More American adults are starting to see so-called normal activities as risky, according to new poll results released by Axios-Ipsos on Tuesday.
Seventy one percent of Americans now see attending in-person gatherings as a large or moderate risk and 68% have this view on in-person dining at a restaurant. Both these percentages are up from 63% and 61%, respectively, in late October, according to the poll, which was based on a nationally representative survey of 1,092 US adults conducted between Nov. 13 and 16.
The number of Republicans who see in-person gatherings as risky has grown from 40% in late October to 52% now. For indoor dining, the percentage rose from 37% to 45%.
Three quarters of those surveyed also said they see spending time in public places as the weather gets colder as a large to moderate risk.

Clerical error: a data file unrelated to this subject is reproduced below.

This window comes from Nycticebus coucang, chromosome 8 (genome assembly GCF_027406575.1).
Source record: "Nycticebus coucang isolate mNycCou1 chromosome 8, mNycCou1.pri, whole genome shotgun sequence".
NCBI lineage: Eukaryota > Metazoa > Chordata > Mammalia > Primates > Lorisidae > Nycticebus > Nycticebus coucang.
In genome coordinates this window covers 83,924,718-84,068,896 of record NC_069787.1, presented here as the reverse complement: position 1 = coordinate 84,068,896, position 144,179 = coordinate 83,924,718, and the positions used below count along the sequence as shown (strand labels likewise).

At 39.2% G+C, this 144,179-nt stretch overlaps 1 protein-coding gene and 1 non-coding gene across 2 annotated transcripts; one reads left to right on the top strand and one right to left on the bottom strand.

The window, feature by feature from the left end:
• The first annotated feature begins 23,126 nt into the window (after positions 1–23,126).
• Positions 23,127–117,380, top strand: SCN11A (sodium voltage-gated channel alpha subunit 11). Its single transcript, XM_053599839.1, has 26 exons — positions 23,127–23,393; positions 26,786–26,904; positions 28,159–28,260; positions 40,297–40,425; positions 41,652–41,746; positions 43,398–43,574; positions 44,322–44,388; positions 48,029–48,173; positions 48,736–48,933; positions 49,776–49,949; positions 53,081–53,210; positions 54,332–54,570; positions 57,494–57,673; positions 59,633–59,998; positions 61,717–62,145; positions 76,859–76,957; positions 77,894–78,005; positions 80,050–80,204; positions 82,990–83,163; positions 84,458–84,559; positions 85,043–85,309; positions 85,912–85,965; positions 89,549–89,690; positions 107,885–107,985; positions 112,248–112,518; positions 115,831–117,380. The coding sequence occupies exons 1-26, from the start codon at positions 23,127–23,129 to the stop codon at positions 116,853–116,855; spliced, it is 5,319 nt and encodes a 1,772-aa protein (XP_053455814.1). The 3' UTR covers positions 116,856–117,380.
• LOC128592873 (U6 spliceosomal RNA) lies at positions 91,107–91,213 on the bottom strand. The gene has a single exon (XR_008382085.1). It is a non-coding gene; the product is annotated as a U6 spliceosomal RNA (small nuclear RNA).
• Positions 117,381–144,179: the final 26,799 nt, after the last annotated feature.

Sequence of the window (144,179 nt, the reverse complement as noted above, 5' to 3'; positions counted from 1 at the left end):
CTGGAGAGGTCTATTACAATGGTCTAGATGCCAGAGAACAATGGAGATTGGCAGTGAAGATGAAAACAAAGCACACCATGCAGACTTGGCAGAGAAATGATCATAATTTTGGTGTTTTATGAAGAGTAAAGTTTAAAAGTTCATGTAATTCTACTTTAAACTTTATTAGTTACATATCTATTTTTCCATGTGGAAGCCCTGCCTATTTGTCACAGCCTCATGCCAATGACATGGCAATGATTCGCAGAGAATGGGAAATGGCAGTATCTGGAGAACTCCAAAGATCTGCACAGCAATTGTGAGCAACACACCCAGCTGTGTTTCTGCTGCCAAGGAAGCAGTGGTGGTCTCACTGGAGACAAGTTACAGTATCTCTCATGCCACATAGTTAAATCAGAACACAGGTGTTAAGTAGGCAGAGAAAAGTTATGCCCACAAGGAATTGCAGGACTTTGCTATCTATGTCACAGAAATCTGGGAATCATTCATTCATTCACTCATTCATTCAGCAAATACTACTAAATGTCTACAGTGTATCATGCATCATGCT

Americans are also starting to stay away from others more, although not to the extent of the first shutdown in April. Sixty percent of those surveyed said have not visited friends or family in the last week and 76% reported social distancing.
When it comes to the holidays, 75% of Americans see traveling to be risky. The survey found 45% plan to spend holidays within their own households and 8% within a “holiday bubble.” Another 17% said they will spend the holiday with non-household members.
The poll also looked at public health and state of mind, vaccine interest and trust in President-elect Joe Biden.
The number of Americans who said they were likely to get a first-generation vaccine when one is available went up from 38% in early October to 45% now. Sixty eight percent said that they would likely get a vaccine that has been proven safe. The poll was conducted after Pfizer’s vaccine announcement and before Moderna’s.